Friends, we gather here today to remember Trent Richardson. He has not left us forever, as his human spirit still lives on. But his football spirit animal faded into the Thursday night sky.

It happened slowly. Or rather, it has happened slowly throughout a period of weeks, each gradually increasingly the burden we feel while watching Richardson. It has not been fun, or entertaining, or for fantasy purposes, at all profitable.

But last night during the Colts 30-27 win over the Titans that required another second-half comeback (they outscored Tennessee 24-10 in the second half, and Indy has now been outscored 66-12 in the first half over the past three weeks), we may have seen the end. Oh, Richardson will still get carries and touches, and he’ll still break the odd one for a gain of some significance. The statement made in the final minutes last night, though, was damning.

It was the fourth quarter, and the Colts were up by three on the road with 7:41 left. Thus started a drive that ideally would be long to drain precious seconds off the clock, and also ideally would end in points of some kind. To achieve both of those things, an effective and pounding running back was needed. This is a situation where the sort of running back who can clash between the tackles and carry defenders for five more yards is called upon. It’s the sort of situation where a running back who makes confident and quick decisions in the backfield to hit a hole hard is vital, and the lifeblood of a win. It’s the sort of situation that fits Trent Richardson, because he does all of those things, or so we thought.

But there was Donald Brown on that drive, our new savior. Right now as we bask in the morning glow of his performance, those who had the manhood to plug Brown in as a flex play are doing victory dances around offices while saying something about 80 rushing yards at a pace of 5.7 yards per carry and two touchdowns. Add in his 14 receiving yards, and that’s a cool 21 fantasy points for a guy who was not only marginally started, he’s even more marginally owned. My jaw actually fell right off after looking at Brown’s ownership in ESPN and Yahoo leagues despite a recently increasing role that peaked last night (only 7% in ESPN leagues, and 24% in Yahoo leagues).

Back to that drive, though. That delicious, game-sealing final drive, as it’s where Colts head coach Chuck Pagano and offensive coordinator Pep Hamilton made their most definitive statement about Brown, Richardson, and the driver of their backfield. Of Brown’s 14 total carries, six of them came during that crucial, clock killing time. That resulted in three carries for more than 10 yards, including Brown’s 11-yard touchdown run, his second of the night. He totaled 54 yards on that drive alone, doing both the scoring and the clock crunching (3:36 ticked off the game clock).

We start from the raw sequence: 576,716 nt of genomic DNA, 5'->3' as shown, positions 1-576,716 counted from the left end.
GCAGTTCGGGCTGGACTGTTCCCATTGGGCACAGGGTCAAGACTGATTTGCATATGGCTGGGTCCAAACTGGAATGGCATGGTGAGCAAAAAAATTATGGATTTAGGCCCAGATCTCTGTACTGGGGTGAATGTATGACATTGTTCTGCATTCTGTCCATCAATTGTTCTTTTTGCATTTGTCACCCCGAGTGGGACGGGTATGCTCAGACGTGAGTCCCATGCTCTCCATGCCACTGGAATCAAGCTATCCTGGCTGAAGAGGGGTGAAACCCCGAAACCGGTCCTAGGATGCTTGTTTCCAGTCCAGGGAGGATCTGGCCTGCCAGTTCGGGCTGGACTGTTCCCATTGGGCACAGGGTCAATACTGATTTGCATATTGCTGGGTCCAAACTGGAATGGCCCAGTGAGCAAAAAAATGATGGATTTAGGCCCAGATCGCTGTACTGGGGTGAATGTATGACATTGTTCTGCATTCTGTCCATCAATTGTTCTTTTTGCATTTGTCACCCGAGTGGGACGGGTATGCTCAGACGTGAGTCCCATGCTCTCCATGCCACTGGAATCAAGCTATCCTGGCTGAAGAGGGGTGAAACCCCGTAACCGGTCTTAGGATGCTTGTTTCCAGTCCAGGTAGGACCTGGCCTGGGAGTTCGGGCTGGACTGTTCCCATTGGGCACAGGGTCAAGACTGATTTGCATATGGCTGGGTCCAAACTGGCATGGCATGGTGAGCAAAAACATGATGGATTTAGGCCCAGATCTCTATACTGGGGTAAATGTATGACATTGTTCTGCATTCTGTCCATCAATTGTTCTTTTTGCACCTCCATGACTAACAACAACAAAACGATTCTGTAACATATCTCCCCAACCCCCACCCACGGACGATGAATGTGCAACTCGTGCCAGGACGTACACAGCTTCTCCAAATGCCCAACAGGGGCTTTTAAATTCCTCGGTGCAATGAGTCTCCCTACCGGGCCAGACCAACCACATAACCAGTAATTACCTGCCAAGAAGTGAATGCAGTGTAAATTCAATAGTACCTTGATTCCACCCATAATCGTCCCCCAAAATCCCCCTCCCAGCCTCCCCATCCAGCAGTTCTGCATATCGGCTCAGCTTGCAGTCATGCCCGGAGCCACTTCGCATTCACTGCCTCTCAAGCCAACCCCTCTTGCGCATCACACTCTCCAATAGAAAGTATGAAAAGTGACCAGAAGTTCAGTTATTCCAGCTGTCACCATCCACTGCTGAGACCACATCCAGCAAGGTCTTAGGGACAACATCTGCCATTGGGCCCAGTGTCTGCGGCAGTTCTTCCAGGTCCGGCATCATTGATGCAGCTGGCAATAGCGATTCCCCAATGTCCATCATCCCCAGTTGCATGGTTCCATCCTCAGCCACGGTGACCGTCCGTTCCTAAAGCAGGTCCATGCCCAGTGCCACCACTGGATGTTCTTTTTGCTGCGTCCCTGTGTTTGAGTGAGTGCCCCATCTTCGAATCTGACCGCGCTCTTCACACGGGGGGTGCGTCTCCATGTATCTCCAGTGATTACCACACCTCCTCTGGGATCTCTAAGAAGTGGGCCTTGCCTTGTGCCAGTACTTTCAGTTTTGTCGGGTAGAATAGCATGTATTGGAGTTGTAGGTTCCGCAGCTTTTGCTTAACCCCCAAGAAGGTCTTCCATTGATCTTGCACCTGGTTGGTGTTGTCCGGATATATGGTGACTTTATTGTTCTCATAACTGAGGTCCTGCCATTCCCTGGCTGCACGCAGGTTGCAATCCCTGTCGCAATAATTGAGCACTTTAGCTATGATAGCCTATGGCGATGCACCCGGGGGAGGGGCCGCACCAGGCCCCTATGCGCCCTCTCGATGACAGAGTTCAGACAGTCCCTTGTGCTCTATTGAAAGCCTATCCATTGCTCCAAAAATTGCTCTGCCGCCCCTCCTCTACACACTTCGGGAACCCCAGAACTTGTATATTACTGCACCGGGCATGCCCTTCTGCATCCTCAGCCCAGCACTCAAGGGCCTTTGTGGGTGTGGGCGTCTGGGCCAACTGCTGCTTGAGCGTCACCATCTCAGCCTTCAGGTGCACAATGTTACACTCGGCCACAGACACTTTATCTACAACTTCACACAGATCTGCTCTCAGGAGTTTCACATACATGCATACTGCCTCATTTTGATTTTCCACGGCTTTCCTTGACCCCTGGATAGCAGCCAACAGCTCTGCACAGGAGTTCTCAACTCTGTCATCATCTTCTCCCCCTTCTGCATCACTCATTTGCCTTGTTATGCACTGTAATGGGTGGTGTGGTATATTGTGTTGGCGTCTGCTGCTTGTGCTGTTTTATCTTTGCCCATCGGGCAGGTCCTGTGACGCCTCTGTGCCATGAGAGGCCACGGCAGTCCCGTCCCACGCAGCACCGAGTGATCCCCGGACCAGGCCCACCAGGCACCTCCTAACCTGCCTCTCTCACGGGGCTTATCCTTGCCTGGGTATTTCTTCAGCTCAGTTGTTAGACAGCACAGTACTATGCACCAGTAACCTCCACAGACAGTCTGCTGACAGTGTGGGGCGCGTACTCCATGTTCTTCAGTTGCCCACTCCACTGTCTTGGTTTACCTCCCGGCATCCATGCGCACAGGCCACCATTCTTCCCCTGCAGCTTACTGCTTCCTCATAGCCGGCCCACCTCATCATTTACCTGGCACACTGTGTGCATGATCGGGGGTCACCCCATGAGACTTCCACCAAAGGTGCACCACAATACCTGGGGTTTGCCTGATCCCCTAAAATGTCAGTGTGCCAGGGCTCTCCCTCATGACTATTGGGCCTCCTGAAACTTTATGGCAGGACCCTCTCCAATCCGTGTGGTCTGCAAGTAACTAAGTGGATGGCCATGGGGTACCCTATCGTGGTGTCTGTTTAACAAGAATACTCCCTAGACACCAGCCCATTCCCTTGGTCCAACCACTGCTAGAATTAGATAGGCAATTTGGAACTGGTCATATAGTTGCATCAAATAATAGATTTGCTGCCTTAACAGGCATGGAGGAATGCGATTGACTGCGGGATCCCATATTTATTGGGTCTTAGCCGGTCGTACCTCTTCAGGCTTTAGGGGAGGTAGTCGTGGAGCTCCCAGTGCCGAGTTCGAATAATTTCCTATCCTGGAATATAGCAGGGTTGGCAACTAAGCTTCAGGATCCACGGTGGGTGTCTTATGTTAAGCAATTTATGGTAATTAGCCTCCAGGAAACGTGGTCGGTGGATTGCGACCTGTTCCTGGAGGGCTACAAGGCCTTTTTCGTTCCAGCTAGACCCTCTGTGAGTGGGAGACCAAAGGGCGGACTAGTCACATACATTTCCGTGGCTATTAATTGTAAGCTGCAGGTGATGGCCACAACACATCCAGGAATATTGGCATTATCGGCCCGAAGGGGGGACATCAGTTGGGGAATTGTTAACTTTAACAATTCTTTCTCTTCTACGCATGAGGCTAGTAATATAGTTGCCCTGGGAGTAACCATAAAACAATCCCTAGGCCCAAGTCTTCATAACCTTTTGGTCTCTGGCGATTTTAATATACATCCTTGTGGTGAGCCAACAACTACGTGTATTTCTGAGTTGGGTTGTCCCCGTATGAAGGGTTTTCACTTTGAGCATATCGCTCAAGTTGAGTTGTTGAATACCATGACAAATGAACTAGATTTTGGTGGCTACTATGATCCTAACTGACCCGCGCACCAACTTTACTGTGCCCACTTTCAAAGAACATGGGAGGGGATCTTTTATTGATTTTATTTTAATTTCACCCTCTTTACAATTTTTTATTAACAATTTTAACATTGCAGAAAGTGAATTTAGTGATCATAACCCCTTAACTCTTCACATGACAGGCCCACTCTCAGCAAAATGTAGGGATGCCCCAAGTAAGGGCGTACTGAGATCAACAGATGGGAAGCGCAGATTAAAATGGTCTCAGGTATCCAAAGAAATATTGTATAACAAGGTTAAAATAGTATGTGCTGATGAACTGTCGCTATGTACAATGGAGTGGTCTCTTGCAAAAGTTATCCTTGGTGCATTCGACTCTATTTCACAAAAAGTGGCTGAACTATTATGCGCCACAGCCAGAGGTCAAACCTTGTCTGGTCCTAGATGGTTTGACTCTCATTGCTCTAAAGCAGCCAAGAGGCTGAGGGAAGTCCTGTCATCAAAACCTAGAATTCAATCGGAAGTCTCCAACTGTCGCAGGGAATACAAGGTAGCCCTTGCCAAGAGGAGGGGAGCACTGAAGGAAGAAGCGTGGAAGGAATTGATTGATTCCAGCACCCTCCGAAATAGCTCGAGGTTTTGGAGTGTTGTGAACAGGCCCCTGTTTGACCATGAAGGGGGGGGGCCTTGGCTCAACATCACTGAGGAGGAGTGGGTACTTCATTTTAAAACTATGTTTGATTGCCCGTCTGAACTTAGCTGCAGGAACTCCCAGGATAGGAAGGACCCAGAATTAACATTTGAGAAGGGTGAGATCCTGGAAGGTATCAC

What did Richardson do on said critical drive to clinch a divisional road win? He ran for three yards on two carries. Although he redeemed himself slightly with 31 receiving yards on five catches, Richardson’s 2.8 yards per carry was nearly three full yards lower than the pace posted by Brown.

You can’t trust him, you can’t start him. And since Richardson now has six games with less than 40 rushing yards to his name this year, I’m not sure you can draft him next summer if this keeps up.

More notes, stray thoughts, and other such randomness

Chris Johnson has just a weird, strange night

It was terrific seeing a flash of the old CJ2K last night, which we’ve still seen periodically despite his overall struggles. There were gaping holes created by Andy Levitre et al on the Titans’ offensive line, and Johnson blasted through them with little hesitation into the open field. Fantasy owners were clearly elated to see Johnson chugging and scoring twice, one of which came on a 30-yard run. But simply as a fan of good football, it was nice to see Johnson kind of, sort of back.

What’s remarkable, though, is that he accomplished a rare feat of strength weakness: of Johnson’s 86 total rushing yards, 70 of them came in just the first quarter. That’s both amazing and dumbfounding, because rushing for 70 yards in one quarter is always stupid good, but then it’s assumed you’ll at least get to 100 somehow throughout the rest of the game. Yet there was our boy Johnson, rushing for just 16 yards in three quarters, with the Colts’ front seven solving him quickly.

Adjusting still isn’t his strong suit.

In which I quote myself

Hey, I already said it through Twitter dot com, so there ya go. A cursory glance at some digits shows that Brown’s dominance over Richardson isn’t at all just a one game deal.


Elsewhere in social media shares, Adam Schefter wants you to know what beast moding looks like.

Dez Bryant is such a selfish jerk

No, no he’s not.

I’m not sure if this says more about Foles being awesome, or Manning being terrible

Either way, um, wow.